Situational Data

Situational Data

Hitter Home/Away Count WPA
Willians Astudillo Home 1-2 0.126
Willie Calhoun Away 1-1 0.355
Shohei Ohtani Home 1-2 0.122
Dominic Smith Away 1-1 0.194

SOURCE: Baseball Savant

If we’re going to get into the real nitty-gritty of whose home run is worthy of first place, we need to examine the context in which they were hit. The count matters, since it dictates the approach of hitters and pitchers alike. For the most part, with two strikes, batters are looking to defend. One additional strike, and their chance is over. Standing on the mound, the pitcher has the opposite goal in mind – he wants the batter to chase, so he’ll most likely aim outside the zone.

This creates an intriguing dynamic. You’d think hitters could just take the pitch, but the risk outweighs the reward: A ball only gets you to a slightly less dangerous count. And often, pitchers will disrupt the status quo by hitting the zone. There’s a lot of game theory to consider, and usually, hitters are at a disadvantage. They’ve mustered a paltry .177 wOBA in 1-2 counts so far this season, much lower than their overall average of .310 wOBA. With this in mind, we should give props to Astudillo and Ohtani for overcoming the odds.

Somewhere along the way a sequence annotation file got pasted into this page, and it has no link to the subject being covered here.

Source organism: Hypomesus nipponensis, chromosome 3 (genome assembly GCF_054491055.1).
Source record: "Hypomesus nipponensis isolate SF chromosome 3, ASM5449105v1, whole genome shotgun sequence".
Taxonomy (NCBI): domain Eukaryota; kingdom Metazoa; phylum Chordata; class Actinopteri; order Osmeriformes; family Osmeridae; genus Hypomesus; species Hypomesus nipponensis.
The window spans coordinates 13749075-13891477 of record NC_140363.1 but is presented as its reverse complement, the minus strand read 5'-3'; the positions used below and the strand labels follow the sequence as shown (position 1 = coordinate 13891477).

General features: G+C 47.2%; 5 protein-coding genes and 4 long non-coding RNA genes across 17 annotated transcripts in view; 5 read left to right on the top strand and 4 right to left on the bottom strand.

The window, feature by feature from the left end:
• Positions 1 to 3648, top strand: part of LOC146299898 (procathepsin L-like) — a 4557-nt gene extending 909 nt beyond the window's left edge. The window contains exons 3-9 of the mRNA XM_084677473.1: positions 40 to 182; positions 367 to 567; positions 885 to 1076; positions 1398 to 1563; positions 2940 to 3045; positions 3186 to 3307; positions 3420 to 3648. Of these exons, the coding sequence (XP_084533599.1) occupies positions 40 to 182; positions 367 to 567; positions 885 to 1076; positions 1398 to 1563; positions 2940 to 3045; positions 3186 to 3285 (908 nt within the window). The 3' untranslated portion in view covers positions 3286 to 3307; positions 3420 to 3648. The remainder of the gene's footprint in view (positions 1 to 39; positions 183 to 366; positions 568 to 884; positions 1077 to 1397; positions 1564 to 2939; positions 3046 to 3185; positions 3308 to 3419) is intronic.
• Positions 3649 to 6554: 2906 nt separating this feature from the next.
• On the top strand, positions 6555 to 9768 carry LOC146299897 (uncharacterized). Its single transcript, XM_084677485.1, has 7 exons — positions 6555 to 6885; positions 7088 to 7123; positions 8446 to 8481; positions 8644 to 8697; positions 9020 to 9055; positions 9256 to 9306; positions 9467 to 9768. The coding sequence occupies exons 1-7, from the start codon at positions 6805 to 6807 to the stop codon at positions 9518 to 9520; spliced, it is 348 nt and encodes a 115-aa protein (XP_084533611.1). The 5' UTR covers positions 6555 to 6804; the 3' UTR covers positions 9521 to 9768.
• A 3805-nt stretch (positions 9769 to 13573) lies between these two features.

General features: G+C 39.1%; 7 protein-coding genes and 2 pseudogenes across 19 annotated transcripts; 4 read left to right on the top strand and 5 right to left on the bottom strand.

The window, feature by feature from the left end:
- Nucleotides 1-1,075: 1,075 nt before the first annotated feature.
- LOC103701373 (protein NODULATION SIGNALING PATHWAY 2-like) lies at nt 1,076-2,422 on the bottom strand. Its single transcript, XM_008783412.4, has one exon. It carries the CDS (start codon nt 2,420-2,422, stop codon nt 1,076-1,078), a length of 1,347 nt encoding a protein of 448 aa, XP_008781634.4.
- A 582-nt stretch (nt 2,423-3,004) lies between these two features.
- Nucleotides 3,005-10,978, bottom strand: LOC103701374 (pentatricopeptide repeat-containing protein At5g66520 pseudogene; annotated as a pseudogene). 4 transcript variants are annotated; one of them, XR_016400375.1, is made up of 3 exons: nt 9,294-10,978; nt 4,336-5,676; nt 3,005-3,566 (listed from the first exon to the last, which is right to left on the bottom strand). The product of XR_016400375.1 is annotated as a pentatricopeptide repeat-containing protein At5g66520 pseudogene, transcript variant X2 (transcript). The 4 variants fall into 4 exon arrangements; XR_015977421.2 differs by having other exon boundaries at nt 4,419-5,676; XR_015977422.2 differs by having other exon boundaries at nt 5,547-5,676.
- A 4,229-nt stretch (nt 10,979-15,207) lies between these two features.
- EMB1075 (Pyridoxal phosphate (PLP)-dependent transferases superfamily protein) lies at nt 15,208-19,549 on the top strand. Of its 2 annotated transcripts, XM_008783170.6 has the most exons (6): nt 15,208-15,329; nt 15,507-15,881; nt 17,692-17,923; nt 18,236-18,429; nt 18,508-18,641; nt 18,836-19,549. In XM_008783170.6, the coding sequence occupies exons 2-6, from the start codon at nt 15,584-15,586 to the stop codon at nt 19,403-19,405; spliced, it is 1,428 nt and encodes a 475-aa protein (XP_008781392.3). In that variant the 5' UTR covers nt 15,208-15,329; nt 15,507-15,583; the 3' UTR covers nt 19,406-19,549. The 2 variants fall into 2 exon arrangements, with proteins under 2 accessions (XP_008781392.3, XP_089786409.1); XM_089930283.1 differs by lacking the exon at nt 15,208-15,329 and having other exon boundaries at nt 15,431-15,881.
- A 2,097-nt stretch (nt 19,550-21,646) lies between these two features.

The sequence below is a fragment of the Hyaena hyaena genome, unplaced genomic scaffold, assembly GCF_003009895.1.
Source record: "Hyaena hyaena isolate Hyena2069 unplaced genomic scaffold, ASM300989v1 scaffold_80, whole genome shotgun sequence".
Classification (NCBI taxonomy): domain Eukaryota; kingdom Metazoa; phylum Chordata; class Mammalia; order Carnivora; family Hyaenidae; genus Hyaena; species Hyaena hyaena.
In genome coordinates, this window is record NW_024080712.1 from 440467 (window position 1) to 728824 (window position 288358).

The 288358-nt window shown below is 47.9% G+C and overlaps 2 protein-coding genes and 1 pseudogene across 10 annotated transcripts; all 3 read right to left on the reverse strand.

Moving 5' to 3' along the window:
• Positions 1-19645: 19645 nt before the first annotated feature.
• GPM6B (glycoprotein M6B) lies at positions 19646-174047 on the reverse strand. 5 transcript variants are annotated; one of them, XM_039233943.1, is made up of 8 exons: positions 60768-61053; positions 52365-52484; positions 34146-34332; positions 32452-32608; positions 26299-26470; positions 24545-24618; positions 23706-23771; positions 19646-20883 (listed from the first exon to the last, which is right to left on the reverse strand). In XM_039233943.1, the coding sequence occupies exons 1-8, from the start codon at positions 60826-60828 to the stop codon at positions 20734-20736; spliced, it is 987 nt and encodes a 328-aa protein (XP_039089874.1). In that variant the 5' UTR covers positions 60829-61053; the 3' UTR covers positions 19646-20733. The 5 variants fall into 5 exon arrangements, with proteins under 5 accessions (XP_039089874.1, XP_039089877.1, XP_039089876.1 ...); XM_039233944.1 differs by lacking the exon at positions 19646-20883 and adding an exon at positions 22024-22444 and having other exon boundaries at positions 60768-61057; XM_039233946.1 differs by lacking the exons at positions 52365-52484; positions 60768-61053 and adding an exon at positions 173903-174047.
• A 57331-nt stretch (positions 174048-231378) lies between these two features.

However, Calhoun also deserves a mention. Picture his situation: Down one-nothing in the ninth as the away team, he’s up against Liam Hendriks, one of the league’s best closers. There’s torrential downpour, making this already unpleasant experience worse. Despite everything, he yanks a fastball at his hands to tie up the game. According to Win Probability Added, Calhoun increased the Rangers’ chance to win by 35.5 percentage points.

The White Sox prevailed thanks to a Nick Madrigal walk-off single, but that doesn’t take away from Calhoun’s valiant effort. All three hitters mentioned in this section will earn a point.

Batter Height

There’s something about Ohtani’s slender, yet muscular frame that makes his every action pleasing to watch. He wields his bat like a sword, and he rounds the bases like a gazelle. It’s great. In this home run derby, though, it won’t work in his favor. I know there are massive error bars when it comes to player height and weight, but Ohtani is listed as 6-foot-4 on Baseball-Reference. It’s arguably much easier for him to hit a high pitch. Here’s a table that lists batter height, pitch height, then the result from subtracting the two: